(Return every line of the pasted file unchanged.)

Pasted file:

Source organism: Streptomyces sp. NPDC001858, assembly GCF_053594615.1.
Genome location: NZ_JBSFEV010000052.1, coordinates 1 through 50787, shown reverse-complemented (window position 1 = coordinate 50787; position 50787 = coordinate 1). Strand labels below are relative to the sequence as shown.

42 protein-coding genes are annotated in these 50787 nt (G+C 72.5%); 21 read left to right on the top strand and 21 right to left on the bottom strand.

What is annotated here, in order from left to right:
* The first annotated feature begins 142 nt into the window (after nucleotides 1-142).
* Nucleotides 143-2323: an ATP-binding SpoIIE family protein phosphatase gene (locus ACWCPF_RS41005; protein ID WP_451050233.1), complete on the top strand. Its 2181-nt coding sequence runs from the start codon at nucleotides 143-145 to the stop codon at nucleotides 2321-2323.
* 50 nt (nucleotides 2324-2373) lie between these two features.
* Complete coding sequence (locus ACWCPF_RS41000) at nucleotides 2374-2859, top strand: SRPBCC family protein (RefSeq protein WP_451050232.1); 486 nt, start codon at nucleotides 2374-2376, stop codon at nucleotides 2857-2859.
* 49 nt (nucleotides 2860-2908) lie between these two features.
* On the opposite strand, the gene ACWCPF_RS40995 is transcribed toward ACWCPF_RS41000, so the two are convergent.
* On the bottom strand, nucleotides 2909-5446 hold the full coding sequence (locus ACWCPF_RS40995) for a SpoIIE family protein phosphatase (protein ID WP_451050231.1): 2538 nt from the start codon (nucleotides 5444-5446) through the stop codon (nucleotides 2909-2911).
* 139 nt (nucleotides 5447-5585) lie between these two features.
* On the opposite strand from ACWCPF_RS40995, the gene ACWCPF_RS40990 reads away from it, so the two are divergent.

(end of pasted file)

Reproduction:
Source organism: Streptomyces sp. NPDC001858, assembly GCF_053594615.1.
Genome location: NZ_JBSFEV010000052.1, coordinates 1 through 50787, shown reverse-complemented (window position 1 = coordinate 50787; position 50787 = coordinate 1). Strand labels below are relative to the sequence as shown.

42 protein-coding genes are annotated in these 50787 nt (G+C 72.5%); 21 read left to right on the top strand and 21 right to left on the bottom strand.

What is annotated here, in order from left to right:
* The first annotated feature begins 142 nt into the window (after nucleotides 1-142).
* Nucleotides 143-2323: an ATP-binding SpoIIE family protein phosphatase gene (locus ACWCPF_RS41005; protein ID WP_451050233.1), complete on the top strand. Its 2181-nt coding sequence runs from the start codon at nucleotides 143-145 to the stop codon at nucleotides 2321-2323.
* 50 nt (nucleotides 2324-2373) lie between these two features.
* Complete coding sequence (locus ACWCPF_RS41000) at nucleotides 2374-2859, top strand: SRPBCC family protein (RefSeq protein WP_451050232.1); 486 nt, start codon at nucleotides 2374-2376, stop codon at nucleotides 2857-2859.
* 49 nt (nucleotides 2860-2908) lie between these two features.
* On the opposite strand, the gene ACWCPF_RS40995 is transcribed toward ACWCPF_RS41000, so the two are convergent.
* On the bottom strand, nucleotides 2909-5446 hold the full coding sequence (locus ACWCPF_RS40995) for a SpoIIE family protein phosphatase (protein ID WP_451050231.1): 2538 nt from the start codon (nucleotides 5444-5446) through the stop codon (nucleotides 2909-2911).
* 139 nt (nucleotides 5447-5585) lie between these two features.
* On the opposite strand from ACWCPF_RS40995, the gene ACWCPF_RS40990 reads away from it, so the two are divergent.